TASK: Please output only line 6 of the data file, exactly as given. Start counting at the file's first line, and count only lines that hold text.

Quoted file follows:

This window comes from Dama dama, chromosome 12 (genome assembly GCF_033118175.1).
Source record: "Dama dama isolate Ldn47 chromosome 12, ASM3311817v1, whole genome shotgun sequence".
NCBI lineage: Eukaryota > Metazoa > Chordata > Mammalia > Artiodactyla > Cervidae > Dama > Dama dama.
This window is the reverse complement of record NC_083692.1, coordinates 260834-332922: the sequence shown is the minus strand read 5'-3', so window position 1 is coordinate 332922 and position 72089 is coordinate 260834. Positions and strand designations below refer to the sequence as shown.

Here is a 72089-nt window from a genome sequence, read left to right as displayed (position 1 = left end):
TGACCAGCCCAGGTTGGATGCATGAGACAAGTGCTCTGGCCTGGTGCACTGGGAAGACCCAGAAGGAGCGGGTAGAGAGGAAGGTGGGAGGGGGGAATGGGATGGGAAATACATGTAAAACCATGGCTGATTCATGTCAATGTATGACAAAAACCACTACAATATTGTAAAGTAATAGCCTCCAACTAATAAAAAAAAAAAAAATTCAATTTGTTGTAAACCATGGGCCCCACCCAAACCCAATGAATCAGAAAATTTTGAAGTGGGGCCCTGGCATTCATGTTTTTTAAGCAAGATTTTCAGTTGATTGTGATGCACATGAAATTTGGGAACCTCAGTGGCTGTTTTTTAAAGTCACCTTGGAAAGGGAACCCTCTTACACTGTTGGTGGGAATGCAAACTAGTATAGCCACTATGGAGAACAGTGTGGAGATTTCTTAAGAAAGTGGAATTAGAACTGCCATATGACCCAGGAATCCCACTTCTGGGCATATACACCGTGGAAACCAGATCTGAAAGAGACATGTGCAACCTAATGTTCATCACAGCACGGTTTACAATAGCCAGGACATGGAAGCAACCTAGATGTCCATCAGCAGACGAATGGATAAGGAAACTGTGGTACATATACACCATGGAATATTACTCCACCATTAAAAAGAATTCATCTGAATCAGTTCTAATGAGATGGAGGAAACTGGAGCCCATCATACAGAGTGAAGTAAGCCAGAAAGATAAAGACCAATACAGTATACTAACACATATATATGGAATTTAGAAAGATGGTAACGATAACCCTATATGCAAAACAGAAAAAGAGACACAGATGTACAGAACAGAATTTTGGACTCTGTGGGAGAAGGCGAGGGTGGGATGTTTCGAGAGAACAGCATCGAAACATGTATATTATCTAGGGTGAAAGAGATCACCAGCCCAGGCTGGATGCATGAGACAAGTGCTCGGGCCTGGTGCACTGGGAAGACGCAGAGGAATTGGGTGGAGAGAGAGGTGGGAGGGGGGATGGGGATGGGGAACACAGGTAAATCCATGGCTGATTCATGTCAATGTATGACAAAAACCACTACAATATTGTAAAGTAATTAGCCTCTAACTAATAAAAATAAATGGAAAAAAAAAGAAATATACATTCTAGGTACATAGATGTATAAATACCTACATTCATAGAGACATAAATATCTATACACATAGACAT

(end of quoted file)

TGACCAGCCCAGGTTGGATGCATGAGACAAGTGCTCTGGCCTGGTGCACTGGGAAGACCCAGAAGGAGCGGGTAGAGAGGAAGGTGGGAGGGGGGAATGGGATGGGAAATACATGTAAAACCATGGCTGATTCATGTCAATGTATGACAAAAACCACTACAATATTGTAAAGTAATAGCCTCCAACTAATAAAAAAAAAAAAAATTCAATTTGTTGTAAACCATGGGCCCCACCCAAACCCAATGAATCAGAAAATTTTGAAGTGGGGCCCTGGCATTCATGTTTTTTAAGCAAGATTTTCAGTTGATTGTGATGCACATGAAATTTGGGAACCTCAGTGGCTGTTTTTTAAAGTCACCTTGGAAAGGGAACCCTCTTACACTGTTGGTGGGAATGCAAACTAGTATAGCCACTATGGAGAACAGTGTGGAGATTTCTTAAGAAAGTGGAATTAGAACTGCCATATGACCCAGGAATCCCACTTCTGGGCATATACACCGTGGAAACCAGATCTGAAAGAGACATGTGCAACCTAATGTTCATCACAGCACGGTTTACAATAGCCAGGACATGGAAGCAACCTAGATGTCCATCAGCAGACGAATGGATAAGGAAACTGTGGTACATATACACCATGGAATATTACTCCACCATTAAAAAGAATTCATCTGAATCAGTTCTAATGAGATGGAGGAAACTGGAGCCCATCATACAGAGTGAAGTAAGCCAGAAAGATAAAGACCAATACAGTATACTAACACATATATATGGAATTTAGAAAGATGGTAACGATAACCCTATATGCAAAACAGAAAAAGAGACACAGATGTACAGAACAGAATTTTGGACTCTGTGGGAGAAGGCGAGGGTGGGATGTTTCGAGAGAACAGCATCGAAACATGTATATTATCTAGGGTGAAAGAGATCACCAGCCCAGGCTGGATGCATGAGACAAGTGCTCGGGCCTGGTGCACTGGGAAGACGCAGAGGAATTGGGTGGAGAGAGAGGTGGGAGGGGGGATGGGGATGGGGAACACAGGTAAATCCATGGCTGATTCATGTCAATGTATGACAAAAACCACTACAATATTGTAAAGTAATTAGCCTCTAACTAATAAAAATAAATGGAAAAAAAAAGAAATATACATTCTAGGTACATAGATGTATAAATACCTACATTCATAGAGACATAAATATCTATACACATAGACAT